Problems compiling

Discussion in 'Mapping Questions & Discussion' started by Katastic Voyage, Oct 17, 2018.

  1. Katastic Voyage

    Katastic Voyage L1: Registered

    Positive Ratings:
    I made a "huge" map. But I've never made a map in Hammer before so I've run into numerous newbie errors.

    For the fun of it, I remade the Space Station 13 BoxStation map:

    Here's an old progress photo (it's basically done now)

    Another photo showing size:

    I've got a couple problems. First, do these bounding boxes indicate some sort of skybox failure / leak?

    I'm not sure if Hammer is showing that because VBSP only got "that far" before failing, or if it's specifically that area.

    When I could get it to compile, and run Gmod with mat_leafvis on, the entire game runs at like 1 FPS because of how many there are. I'm not sure if that's normal or not.

    Currently, VSBP does compile. (I have had plenty of issues with T-junction errors before, currently not though.)

    done (2)
    writing c:\users\katastic\desktop\dev\hl2 mapping\test6 - try newer vbsp\boxstation.prt...Building visibility clusters...
    done (0)
    Creating default LDR cubemaps for env_cubemap using skybox materials:
    ! Run buildcubemaps in the engine to get the correct cube maps.
    Creating default HDR cubemaps for env_cubemap using skybox materials:
    ! Run buildcubemaps in the engine to get the correct cube maps.
    Finding displacement neighbors...
    Finding lightmap sample positions...
    Displacement Alpha : 0...1...2...3...4...5...6...7...8...9...10
    Building Physics collision data...
    done (4) (1663177 bytes)
    Placing detail props : 0...1...2...3...4...5...6...7...8...9...10
    Compacting texture/material tables...
    Reduced 2871 texinfos to 2082
    Reduced 79 texdatas to 78 (1132 bytes to 1124)
    Writing c:\users\katastic\desktop\dev\hl2 mapping\test6 - try newer vbsp\boxstation.bsp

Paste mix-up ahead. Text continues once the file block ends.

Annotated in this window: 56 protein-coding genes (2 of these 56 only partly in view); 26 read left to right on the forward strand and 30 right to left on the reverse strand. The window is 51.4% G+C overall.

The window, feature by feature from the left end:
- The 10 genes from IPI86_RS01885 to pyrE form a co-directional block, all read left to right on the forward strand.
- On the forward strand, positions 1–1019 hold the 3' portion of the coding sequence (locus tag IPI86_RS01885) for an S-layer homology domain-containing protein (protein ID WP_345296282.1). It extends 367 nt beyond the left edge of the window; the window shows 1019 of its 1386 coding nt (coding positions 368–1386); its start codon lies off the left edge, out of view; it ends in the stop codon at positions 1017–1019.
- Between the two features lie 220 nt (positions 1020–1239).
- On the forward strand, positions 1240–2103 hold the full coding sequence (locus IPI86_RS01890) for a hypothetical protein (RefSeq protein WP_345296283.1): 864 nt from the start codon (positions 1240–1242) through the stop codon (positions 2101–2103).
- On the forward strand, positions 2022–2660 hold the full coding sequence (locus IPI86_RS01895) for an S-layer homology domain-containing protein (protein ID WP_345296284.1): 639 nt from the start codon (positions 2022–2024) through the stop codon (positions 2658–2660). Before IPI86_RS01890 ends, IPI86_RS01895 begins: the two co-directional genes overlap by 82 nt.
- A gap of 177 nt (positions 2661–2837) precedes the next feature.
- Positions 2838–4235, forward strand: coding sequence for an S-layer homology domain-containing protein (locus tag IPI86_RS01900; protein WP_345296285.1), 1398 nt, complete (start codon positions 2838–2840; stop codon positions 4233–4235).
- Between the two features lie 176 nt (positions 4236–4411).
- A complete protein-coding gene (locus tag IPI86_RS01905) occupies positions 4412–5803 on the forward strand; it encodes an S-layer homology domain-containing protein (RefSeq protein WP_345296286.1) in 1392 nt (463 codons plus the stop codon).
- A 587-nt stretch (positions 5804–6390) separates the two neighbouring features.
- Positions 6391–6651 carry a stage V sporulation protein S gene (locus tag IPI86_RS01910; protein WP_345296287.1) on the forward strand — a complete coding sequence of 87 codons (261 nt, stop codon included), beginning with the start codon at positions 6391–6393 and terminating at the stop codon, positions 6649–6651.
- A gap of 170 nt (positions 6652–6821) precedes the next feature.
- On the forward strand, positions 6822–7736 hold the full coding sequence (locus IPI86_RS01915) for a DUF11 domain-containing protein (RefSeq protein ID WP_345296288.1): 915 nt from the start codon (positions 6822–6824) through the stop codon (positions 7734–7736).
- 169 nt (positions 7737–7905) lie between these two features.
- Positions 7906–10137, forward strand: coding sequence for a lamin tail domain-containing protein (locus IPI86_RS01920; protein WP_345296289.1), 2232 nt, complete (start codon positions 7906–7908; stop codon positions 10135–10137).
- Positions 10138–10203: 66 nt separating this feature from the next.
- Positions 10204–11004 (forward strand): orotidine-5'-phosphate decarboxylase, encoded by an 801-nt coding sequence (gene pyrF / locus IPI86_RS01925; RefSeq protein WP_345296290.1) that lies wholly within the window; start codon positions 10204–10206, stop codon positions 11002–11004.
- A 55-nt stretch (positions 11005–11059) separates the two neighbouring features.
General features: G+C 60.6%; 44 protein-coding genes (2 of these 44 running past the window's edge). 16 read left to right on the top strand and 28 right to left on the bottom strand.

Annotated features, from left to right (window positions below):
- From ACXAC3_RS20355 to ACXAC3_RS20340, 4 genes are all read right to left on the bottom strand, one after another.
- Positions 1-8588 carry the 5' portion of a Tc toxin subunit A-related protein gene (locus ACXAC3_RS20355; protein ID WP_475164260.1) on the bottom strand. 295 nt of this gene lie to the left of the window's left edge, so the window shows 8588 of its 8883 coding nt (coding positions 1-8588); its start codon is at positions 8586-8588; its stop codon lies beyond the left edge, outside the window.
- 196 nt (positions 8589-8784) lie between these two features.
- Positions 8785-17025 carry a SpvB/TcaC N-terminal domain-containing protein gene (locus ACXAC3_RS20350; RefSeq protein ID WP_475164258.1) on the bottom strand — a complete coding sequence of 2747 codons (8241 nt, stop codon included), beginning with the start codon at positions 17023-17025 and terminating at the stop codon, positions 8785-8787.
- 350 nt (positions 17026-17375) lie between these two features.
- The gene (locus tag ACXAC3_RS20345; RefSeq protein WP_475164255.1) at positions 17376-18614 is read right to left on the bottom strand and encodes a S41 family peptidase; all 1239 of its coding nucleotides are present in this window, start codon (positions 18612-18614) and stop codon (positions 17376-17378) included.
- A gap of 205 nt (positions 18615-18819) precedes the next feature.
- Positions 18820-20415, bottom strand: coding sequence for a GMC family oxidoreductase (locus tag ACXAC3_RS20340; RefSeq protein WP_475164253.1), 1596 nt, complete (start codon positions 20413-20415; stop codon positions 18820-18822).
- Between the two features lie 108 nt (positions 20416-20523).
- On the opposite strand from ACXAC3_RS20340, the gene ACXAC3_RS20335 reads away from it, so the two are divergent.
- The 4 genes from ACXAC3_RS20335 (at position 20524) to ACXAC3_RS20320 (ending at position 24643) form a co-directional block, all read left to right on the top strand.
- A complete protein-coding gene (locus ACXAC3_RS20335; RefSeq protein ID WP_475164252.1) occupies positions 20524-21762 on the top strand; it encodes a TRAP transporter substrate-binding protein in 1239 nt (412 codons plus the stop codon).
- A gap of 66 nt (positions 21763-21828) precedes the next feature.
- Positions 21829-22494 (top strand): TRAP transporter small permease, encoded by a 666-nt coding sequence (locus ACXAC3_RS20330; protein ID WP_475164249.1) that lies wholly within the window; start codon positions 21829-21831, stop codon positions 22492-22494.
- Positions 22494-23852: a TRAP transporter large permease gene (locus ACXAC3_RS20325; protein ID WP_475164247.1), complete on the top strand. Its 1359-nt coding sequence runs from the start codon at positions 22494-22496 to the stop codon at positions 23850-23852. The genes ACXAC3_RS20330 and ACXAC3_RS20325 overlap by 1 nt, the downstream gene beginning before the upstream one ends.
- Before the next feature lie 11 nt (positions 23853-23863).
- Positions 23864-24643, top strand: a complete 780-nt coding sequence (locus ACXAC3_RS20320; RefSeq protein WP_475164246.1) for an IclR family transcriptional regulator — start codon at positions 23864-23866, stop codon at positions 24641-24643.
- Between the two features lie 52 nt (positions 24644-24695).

Wrote ZIP buffer, estimated size 105885, actual size 105671
    10 seconds elapsed

    However, VVIS just sits there. (Thing is, it used to compile fast. At some point it exploded in complexity)

    vvis fast verbose outputs:
    8212 portalclusters
    17650 numportals
    BasePortalVis: 0...1...2...3...4...5...6...7...8...9...10 (23)
    cluster 0 : 4636 visible
    cluster 1 : 4636 visible
    cluster 2 : 5113 visible
    cluster 3 : 5113 visible

    [...] (~8,000 lines)

    cluster 8208 : 5678 visible
    cluster 8209 : 5224 visible
    cluster 8210 : 4983 visible
    cluster 8211 : 4529 visible
    Optimized: 2506685 visible clusters (7.63%)
    Total clusters visible: 32868803
    Average clusters visible: 4002
    Building PAS...
    Average clusters audible: 7983
    visdatasize:13999268 compressed from 16949568
    writing c:\users\katastic\desktop\dev\hl2 mapping\test6 - try newer vbsp\boxstation.bsp
    33 seconds elapsed

    I'm wondering if I just leave vvis running for hours, it'll finish. I didn't realize my world was "so huge" compared to others as my actual GEOMETRY consists of very simple runs of cubes. (It was each tile = 1 cube = 1 brush. But I "optimized" that into spans of walls, and rectangular floors to reduce the complexity.)

    What I'm not sure is, if I'm doing something explicitly "wrong" that's making the complexity explode, or if my map is simply huge and I've hit the Source engine's hardcoded limits.
  2. Da Spud Lord

    aa Da Spud Lord Occasionally I make maps

    Positive Ratings:
    I've never been sure what those red lines are for. They can be toggled with the "i" key. They are not an indication of any errors, AFAIK. I'm not seeing any errors in the provided compile log.

    When running in Gmod, can you give us more info about when you got such low framerates? Did you only get low framerates when using mat_leafvis? Did you only get low framerates when you didn't run VVIS? (VVIS is a very important step in map optimization.)